Verry Slitly Mixt":
Tri-Racial Isolate Families of the Upper South-
A Genealogical Study
Virginia Easley DeMarce*

Not all bearers of the family names mentioned here are of tri-racial
many of the names were common among white settlers in the Upper South. Yet,
a PATTERN OF NAME DISPERSAL among a limited population may indicate which
groups were affiliated with others in a migration pattern and may truly be

Since the eighteenth century, communities with a mixed ancestry and an
uncertain ethnic identity have been scattered across the Upper South.
Originating in Virginia1 and North Carolina, they spread significantly into
South Carolina,2 Kentucky, and Tennessee, then developed offshoots into the
Deep South3 and states north of the Ohio River.4 Journalists in the
nineteenth and twentieth centuries have called them "mystery people" and
advanced incredible legendary stories to account for their origins
Anthropologists usually refer to them as tri-racial isolates. Who are they
when the ideology and mythology are eliminated?

This essay has a dual purpose. First, it will attempt to survey what is
currently known, pointing genealogists to preliminary research already
completed by workers in other fields. Second, it will indicate how
genealogical research on specific families and groups can contribute to a
more-accurate understanding of their origins and development than has been
obtained by sociologists, anthropologists, and other social scientists.


Academic Limitations
Thirty years ago, this article could not have been written because the
necessary reference material was not available.s The new social history of
the American South that has been conducted since the 1960s had not yet
accomplished the spade work of discovering the living conditions of ordinary
people or the settlement and migration patterns that point to solutions for
identity problems. While even social historians rarely answer the ultimate
question that genealogists pose (Tell me! What were their names?), the
pioneers of social history and related humanistic fields have contributed
much more that is of use for this study than traditional historians, whose
emphasis has been on politics.

In spite of working with far-fewer resources than are now available, a
geographer suggested in 1953 the basic pattern that still holds:

The relationships mentioned suggest the hypothesis of a colonial mixed-blood
society having origin in Virginia and the Carolinas, consisting of a number
of localized concentrations as well as floaters who served to maintain or
affect both blood and social ties between the sedentary groups. Though the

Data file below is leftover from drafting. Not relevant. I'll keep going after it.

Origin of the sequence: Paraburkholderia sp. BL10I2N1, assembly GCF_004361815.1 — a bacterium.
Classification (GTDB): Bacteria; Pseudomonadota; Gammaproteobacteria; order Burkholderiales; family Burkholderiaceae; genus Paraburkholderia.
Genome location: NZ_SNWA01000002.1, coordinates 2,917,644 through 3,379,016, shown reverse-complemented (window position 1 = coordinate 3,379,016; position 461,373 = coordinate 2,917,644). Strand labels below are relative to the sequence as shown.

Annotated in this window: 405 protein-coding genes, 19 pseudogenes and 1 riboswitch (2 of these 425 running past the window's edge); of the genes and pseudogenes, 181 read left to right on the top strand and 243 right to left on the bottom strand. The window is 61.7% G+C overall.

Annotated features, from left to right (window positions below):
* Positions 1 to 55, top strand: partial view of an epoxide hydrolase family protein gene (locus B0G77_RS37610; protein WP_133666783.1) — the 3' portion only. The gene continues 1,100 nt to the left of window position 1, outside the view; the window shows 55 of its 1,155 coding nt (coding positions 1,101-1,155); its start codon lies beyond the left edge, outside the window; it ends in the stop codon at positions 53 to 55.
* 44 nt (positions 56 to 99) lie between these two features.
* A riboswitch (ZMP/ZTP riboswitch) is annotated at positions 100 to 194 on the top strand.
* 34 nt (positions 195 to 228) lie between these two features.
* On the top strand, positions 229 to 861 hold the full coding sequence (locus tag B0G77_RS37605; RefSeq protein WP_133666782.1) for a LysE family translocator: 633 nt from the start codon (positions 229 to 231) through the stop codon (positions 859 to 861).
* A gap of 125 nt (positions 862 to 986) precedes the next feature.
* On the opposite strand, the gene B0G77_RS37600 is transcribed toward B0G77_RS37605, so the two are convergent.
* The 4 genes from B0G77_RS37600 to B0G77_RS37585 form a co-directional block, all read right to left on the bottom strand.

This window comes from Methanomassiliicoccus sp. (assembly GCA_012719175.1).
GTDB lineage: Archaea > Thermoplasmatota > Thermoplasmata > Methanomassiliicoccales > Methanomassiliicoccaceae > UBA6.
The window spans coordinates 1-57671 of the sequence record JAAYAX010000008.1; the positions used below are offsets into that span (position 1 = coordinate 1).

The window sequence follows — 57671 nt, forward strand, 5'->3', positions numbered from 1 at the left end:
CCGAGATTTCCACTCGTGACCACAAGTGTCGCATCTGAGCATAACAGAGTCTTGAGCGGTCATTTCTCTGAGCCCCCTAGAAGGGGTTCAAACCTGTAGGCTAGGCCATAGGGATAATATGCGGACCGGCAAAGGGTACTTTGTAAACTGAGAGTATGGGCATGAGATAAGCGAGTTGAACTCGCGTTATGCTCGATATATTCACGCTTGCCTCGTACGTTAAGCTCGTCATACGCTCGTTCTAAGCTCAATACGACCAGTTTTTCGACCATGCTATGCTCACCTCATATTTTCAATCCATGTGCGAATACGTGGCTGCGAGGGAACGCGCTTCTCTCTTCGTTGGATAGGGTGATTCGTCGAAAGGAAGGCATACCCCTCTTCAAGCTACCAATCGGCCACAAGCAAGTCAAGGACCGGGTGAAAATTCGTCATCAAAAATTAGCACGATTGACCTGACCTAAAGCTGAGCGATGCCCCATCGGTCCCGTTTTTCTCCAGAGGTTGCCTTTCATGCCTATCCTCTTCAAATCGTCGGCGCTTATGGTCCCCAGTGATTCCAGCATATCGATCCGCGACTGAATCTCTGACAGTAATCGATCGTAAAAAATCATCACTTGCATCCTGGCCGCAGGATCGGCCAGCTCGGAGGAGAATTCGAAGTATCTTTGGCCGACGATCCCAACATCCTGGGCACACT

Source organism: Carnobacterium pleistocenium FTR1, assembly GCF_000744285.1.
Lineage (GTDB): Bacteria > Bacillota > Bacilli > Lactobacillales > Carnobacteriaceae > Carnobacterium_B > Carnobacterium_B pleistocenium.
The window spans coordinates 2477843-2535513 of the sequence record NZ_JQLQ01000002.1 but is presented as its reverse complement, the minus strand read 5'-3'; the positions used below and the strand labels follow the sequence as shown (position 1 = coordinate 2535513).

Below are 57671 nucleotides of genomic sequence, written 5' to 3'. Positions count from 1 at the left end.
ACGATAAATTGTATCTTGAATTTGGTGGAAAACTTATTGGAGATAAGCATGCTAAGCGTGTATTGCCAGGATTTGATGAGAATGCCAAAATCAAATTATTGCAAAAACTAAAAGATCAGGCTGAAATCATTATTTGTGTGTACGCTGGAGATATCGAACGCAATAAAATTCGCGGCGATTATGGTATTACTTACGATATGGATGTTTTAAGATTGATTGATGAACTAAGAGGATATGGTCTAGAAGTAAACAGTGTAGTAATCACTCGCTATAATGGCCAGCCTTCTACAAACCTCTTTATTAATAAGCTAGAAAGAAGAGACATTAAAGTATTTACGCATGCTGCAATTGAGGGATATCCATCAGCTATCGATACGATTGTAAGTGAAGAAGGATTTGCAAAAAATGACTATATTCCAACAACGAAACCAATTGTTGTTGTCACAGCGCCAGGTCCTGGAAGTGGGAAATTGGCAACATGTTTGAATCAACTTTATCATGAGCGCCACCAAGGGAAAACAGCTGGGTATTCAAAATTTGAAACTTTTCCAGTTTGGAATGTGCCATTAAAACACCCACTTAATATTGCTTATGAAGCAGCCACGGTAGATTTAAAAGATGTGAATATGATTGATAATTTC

early groups certainly grew by accretion, chance colonization of a few
members of this society in a new location may have been the neccesary
condition for a new localization of the same type. They seem to have moved
westward into and across the Appalachians with the general strern of
population. It is difficult to trace specific parenthood of one group by
another, but numerous interrelationships are indicated by the records.'

Social Rejection
Even if the article had been written thirty years ago, it could not have
been puplished. To do so might have exposed descendants of these families to
the racially biased social opprobrium that then prevailed.7 Much of the
earlier research was puplished in highly specialized academic journals, in
which authors assumed that only professional scholars would read it. As late
as the mid- 197Os, in a series of research reports prepared for the
Smithsonian Institution, one grant recipient emphasized over and over the
sensitivity of the material he was submitting. Indeed, he stated thatin
preparing papers for public distribution, he was careful always to use
Indians as a descriptive term for the group. Privately, then, he submitted a
list of other terms he would have employed if he had not been afraid of
offending his informants.

Traditionally, one of the major contentions of tri-racial Americans (whether
living in isolate groups or merged into the general population) has been
that they were more likely bi-racial that is, Indian and white.
African-American ancestry was acknowledged, then it was, at the most, very,
very little (and always in some other families of the community, of course)?
The reason why tri-racial ancestry has been downplayed is clear. Throughout
most of American history, the legal, social, educational, and economic
disadvantages of being African-American were so great that it was preferable
for a person to be considered almost anything else. 10

Duihg the height of segregation, apprehensions were justified. In 1811, for
example, the Gingaskin tribe of Virginia's Eastern Shore had its existence
legally terminated by the state, largely because its white neighbor claimed
that the tribe had "at least half,' African-American blood. In 1824, the
Nottoway of Southampton County, Virginia, were similarly terminated.11 An
attempt was made in 1843 to deprive Virginia's Pamunkey of their reservation